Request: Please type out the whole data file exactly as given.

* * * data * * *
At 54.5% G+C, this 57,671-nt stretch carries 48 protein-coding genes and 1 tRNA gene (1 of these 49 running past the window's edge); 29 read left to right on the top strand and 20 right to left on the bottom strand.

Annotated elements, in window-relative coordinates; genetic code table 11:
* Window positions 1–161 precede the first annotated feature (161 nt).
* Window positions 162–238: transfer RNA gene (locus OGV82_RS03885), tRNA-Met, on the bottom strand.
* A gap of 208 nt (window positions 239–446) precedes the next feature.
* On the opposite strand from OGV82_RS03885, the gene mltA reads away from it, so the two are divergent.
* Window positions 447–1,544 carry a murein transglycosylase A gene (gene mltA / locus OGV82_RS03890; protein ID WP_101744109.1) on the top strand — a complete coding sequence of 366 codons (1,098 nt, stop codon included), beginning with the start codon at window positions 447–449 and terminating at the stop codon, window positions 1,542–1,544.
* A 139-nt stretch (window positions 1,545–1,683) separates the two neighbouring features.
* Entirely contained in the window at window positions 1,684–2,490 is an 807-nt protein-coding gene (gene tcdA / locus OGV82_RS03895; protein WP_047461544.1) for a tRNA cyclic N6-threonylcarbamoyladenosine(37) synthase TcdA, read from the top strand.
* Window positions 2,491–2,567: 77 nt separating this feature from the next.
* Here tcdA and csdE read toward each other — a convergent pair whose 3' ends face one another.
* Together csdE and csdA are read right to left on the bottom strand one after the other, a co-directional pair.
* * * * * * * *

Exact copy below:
At 54.5% G+C, this 57,671-nt stretch carries 48 protein-coding genes and 1 tRNA gene (1 of these 49 running past the window's edge); 29 read left to right on the top strand and 20 right to left on the bottom strand.

Annotated elements, in window-relative coordinates; genetic code table 11:
* Window positions 1–161 precede the first annotated feature (161 nt).
* Window positions 162–238: transfer RNA gene (locus OGV82_RS03885), tRNA-Met, on the bottom strand.
* A gap of 208 nt (window positions 239–446) precedes the next feature.
* On the opposite strand from OGV82_RS03885, the gene mltA reads away from it, so the two are divergent.
* Window positions 447–1,544 carry a murein transglycosylase A gene (gene mltA / locus OGV82_RS03890; protein ID WP_101744109.1) on the top strand — a complete coding sequence of 366 codons (1,098 nt, stop codon included), beginning with the start codon at window positions 447–449 and terminating at the stop codon, window positions 1,542–1,544.
* A 139-nt stretch (window positions 1,545–1,683) separates the two neighbouring features.
* Entirely contained in the window at window positions 1,684–2,490 is an 807-nt protein-coding gene (gene tcdA / locus OGV82_RS03895; protein WP_047461544.1) for a tRNA cyclic N6-threonylcarbamoyladenosine(37) synthase TcdA, read from the top strand.
* Window positions 2,491–2,567: 77 nt separating this feature from the next.
* Here tcdA and csdE read toward each other — a convergent pair whose 3' ends face one another.
* Together csdE and csdA are read right to left on the bottom strand one after the other, a co-directional pair.